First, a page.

Well that’s a tough question. I mean, it’s a "why" question and it’s an evolutionary question, and answering "why" questions in biology is very difficult.
In this case, I think we have to go back several hundred million years to see the very first evolving animals with complicated nervous systems that are getting more and more sophisticated.
At some point vision evolved and probably started becoming more important when mammals developed binocular vision, with their two eyes looking forwards from the front of the animal.
This arrangement means that when and animal is looking at something, each of the two retinas - one in each eye - are seeing the same thing, providing binocular 3D vision.
But the point there is that the lens of the eye inverts the image that forms on the retina, so that in binocular animals like us, things seen to our left are sensed by the right half of our left eye, and by the left half of our right eye, and that’s a product of the physics of the situation.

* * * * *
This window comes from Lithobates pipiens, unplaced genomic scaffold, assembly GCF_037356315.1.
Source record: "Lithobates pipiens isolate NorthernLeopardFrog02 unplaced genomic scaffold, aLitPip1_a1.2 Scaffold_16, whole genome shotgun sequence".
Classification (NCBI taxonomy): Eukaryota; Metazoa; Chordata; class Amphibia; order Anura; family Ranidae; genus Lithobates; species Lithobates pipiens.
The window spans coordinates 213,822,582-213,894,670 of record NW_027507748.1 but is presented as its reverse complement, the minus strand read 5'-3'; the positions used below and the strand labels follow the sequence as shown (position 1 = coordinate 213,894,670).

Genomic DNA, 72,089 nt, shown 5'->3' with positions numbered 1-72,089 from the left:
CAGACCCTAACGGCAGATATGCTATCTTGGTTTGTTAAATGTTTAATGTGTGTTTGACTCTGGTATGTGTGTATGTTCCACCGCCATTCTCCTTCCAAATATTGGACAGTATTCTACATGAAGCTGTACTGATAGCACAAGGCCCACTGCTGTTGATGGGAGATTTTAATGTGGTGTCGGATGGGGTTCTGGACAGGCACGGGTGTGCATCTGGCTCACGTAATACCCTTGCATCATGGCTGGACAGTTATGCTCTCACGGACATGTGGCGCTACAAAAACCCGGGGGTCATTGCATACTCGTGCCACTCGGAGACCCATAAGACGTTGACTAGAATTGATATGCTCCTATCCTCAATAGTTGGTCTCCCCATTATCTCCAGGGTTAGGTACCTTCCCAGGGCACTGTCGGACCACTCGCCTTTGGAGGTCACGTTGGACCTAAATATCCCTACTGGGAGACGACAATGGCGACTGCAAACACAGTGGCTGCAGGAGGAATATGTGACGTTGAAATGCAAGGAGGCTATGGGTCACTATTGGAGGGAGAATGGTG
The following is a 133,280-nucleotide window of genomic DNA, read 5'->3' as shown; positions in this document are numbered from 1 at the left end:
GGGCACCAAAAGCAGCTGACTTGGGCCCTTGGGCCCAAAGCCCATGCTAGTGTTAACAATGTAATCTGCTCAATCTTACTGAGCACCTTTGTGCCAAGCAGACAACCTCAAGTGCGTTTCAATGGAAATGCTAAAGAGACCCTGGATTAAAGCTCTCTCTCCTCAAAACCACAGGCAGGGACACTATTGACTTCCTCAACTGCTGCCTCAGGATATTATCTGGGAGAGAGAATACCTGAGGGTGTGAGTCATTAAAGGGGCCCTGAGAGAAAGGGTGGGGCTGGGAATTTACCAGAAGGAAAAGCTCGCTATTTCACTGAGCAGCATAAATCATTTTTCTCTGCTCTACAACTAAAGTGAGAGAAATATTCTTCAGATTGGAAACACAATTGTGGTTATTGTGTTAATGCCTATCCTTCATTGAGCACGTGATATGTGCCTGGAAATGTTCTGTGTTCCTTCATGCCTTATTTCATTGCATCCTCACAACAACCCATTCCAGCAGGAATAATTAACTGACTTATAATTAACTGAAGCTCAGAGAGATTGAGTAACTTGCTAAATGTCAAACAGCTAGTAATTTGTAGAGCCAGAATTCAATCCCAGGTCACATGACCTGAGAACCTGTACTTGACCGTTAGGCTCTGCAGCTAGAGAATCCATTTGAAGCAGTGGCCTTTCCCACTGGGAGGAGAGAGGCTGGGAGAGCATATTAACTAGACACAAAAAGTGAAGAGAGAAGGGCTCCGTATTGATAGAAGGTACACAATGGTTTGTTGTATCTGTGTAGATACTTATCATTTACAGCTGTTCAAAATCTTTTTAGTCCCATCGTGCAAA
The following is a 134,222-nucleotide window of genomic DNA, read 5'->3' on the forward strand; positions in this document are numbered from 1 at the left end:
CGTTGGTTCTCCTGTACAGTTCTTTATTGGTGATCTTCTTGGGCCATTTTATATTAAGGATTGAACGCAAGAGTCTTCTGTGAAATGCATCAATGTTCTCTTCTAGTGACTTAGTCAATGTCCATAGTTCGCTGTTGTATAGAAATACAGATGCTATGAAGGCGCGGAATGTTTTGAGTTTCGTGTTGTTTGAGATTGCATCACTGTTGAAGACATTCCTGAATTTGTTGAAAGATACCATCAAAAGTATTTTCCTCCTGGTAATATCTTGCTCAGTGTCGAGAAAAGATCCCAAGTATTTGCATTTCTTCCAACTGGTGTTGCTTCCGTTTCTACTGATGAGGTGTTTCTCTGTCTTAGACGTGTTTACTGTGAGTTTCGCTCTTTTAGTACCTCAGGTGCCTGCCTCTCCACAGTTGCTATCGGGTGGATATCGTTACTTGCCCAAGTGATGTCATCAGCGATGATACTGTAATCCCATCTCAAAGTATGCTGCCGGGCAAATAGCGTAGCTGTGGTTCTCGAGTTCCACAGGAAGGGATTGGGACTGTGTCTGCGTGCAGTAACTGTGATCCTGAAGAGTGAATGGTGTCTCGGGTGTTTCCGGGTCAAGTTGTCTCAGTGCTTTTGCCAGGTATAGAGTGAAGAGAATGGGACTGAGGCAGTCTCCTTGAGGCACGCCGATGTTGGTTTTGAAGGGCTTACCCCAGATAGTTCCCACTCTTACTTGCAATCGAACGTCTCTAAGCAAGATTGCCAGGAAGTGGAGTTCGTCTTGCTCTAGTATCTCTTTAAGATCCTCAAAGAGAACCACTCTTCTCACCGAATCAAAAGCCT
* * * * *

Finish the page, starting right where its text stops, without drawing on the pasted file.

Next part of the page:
But if each eye were to send all its nerves to just one half of the brain, the picture of the world on one side of the body would be split between the two halves of the brain.
Instead, it makes much more sense for this picture to be fused in just one half of the brain by the crossing over of some of the nerves of the two eyes.
But more recently, people have been thinking theoretically about how can you wire up a clever brain just on first principles and they decided that, probably, it’s useful to wire things crossed over simply because - for reasons we don't need to go into - it prevents or reduces wiring errors compared with if you wire things up just on the same side of the brain.